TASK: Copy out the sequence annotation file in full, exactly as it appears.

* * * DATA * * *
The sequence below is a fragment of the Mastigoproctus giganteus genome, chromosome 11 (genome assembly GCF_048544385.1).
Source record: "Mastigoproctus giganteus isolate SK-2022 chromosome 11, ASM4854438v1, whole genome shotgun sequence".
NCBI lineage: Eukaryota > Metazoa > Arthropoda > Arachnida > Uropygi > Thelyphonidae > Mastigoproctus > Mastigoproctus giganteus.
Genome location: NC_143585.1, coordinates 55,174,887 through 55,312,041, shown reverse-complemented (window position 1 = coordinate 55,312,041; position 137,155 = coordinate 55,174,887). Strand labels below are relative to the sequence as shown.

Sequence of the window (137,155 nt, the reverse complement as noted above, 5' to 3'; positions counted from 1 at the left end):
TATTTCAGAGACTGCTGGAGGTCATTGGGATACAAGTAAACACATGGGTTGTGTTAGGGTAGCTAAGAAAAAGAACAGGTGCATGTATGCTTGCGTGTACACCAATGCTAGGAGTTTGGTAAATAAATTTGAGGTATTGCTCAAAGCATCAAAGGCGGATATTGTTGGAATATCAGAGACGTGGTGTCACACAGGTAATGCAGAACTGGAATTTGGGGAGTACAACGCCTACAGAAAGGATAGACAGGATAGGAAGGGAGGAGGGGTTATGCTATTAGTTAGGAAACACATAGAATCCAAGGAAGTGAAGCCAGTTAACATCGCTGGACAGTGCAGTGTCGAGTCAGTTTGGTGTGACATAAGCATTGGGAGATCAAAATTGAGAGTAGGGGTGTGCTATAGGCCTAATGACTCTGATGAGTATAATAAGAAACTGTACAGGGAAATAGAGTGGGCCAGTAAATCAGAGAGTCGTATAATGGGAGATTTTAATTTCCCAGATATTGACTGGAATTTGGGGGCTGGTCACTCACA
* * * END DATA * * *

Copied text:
The sequence below is a fragment of the Mastigoproctus giganteus genome, chromosome 11 (genome assembly GCF_048544385.1).
Source record: "Mastigoproctus giganteus isolate SK-2022 chromosome 11, ASM4854438v1, whole genome shotgun sequence".
NCBI lineage: Eukaryota > Metazoa > Arthropoda > Arachnida > Uropygi > Thelyphonidae > Mastigoproctus > Mastigoproctus giganteus.
Genome location: NC_143585.1, coordinates 55,174,887 through 55,312,041, shown reverse-complemented (window position 1 = coordinate 55,312,041; position 137,155 = coordinate 55,174,887). Strand labels below are relative to the sequence as shown.

Sequence of the window (137,155 nt, the reverse complement as noted above, 5' to 3'; positions counted from 1 at the left end):
TATTTCAGAGACTGCTGGAGGTCATTGGGATACAAGTAAACACATGGGTTGTGTTAGGGTAGCTAAGAAAAAGAACAGGTGCATGTATGCTTGCGTGTACACCAATGCTAGGAGTTTGGTAAATAAATTTGAGGTATTGCTCAAAGCATCAAAGGCGGATATTGTTGGAATATCAGAGACGTGGTGTCACACAGGTAATGCAGAACTGGAATTTGGGGAGTACAACGCCTACAGAAAGGATAGACAGGATAGGAAGGGAGGAGGGGTTATGCTATTAGTTAGGAAACACATAGAATCCAAGGAAGTGAAGCCAGTTAACATCGCTGGACAGTGCAGTGTCGAGTCAGTTTGGTGTGACATAAGCATTGGGAGATCAAAATTGAGAGTAGGGGTGTGCTATAGGCCTAATGACTCTGATGAGTATAATAAGAAACTGTACAGGGAAATAGAGTGGGCCAGTAAATCAGAGAGTCGTATAATGGGAGATTTTAATTTCCCAGATATTGACTGGAATTTGGGGGCTGGTCACTCACA